Ada is a performant and highly configurable system for secured integration, visualization, and collaborative analysis of heterogeneous data sets, primarily targeting clinical and experimental sources.
The name Ada refers to Ada Lovelace, a British mathematician, and a coinventor of the Analytical Engine, the first model of a computer (together with Charles Babbage).


Ada allows users to conveniently explore and filter data, and calculate various statistics with embedded interactive visualizations, for instance, categorical and numerical distributions, scatters, correlations, and box plots.

Moreover, one of Ada's main functionalities is to produce dynamic and personalized views containing filters, statistical widgets, and tables, which can be saved and shared among the users. This makes Ada an ideal tool for a collaborative reporting.


Ada has been originally developed for NCER-PD project, for which it manages anonymized clinical data, biosample meta information provided by IBBL, and kinetic data from mPower mobile application and eGAIT shoe sensors.

Besides NCER-PD, the main instance of Ada currently harbours around 1300 data sets from diverse studies including DeNoPa, PPMI, TREND, GBA, ADNI, and mPower. Furthermore, Ada facilitates robust access control through LDAP authentication, and in-house user management with fine-grained permissions. With a convenient user management UI, admins can simply specify which data sets are a user allowed to access and which actions on the data set he/she is allowed to perform.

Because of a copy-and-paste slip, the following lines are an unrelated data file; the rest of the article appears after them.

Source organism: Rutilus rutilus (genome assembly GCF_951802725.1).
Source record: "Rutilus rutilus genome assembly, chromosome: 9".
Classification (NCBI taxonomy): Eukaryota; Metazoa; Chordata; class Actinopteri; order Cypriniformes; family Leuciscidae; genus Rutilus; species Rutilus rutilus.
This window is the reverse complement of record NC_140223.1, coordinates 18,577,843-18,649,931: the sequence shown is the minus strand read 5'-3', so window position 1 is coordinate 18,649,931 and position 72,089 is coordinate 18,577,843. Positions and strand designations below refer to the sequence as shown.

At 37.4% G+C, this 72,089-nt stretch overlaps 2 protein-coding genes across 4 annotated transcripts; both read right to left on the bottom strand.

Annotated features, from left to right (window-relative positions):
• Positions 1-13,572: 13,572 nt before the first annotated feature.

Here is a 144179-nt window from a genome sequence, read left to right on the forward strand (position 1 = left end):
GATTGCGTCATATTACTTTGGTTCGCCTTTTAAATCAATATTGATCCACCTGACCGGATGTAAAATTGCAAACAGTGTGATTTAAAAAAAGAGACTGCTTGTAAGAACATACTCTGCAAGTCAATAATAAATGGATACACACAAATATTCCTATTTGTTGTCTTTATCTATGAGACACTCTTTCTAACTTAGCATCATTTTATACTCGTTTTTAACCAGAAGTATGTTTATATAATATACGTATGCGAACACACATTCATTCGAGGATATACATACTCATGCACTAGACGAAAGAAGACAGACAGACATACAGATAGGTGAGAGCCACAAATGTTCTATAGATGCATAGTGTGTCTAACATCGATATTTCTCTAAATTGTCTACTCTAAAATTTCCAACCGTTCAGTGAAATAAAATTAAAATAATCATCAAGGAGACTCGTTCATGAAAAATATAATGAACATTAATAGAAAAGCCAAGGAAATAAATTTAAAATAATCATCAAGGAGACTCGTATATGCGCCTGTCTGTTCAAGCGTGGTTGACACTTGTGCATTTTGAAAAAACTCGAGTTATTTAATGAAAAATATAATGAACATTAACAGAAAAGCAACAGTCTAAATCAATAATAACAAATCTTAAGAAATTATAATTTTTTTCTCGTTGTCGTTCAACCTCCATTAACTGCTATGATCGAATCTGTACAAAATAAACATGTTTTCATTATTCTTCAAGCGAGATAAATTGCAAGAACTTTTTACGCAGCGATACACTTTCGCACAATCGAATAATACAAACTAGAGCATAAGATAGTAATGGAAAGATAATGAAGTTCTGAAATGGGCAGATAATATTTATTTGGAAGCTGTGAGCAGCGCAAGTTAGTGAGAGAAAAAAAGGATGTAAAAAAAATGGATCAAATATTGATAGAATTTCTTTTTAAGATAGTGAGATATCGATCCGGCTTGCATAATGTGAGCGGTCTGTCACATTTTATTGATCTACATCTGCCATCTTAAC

Although, Ada has been primarily designed for Biomedicine, there is nothing preventing it to be used for other domains. For instance, we successfully imported and analyzed data sets for wine types, car acceptability, mushroom traits, and poker card combinations.
Did you know?
The first version of Ada 0.0.1 was released Oct 2015. What a journey!


To define data set’s metadata Ada provides an editable dictionary, and a categorical tree with drag-and-drop manipulation. Ada supports many data field types including number, date, boolean, enumeration, and json. These (collectively called dictionary) could be automatically inferred during an import. Further, each field type can be either scalar or array, which makes Ada's type system flexible enough to cover a wide range of data origins and flavors.


The data set import adapters currently support three file formats: CSV, JSON, and tranSMART data and mapping files, and three secured RESTful APIs: REDCap, Synapse, and eGait.

Any data sets provided from these sources can be added to (or removed from) Ada on-the-fly as well as scheduled for periodic execution. As such, Ada has potential to serve many translational medicine or any data exploration endeavors. For post-processing, filtered data can be exported into CSV, JSON, or tranSMART format.

Machine Learning

For more advanced analysis, well-grounded machine learning and statistical approaches were integrated using Spark ML library. This covers a wide variety of classification, regression, clusterization, feature selection, normalization, and time-series processing routines.

Ada is available for registered users only. If you wish to use Ada request an account.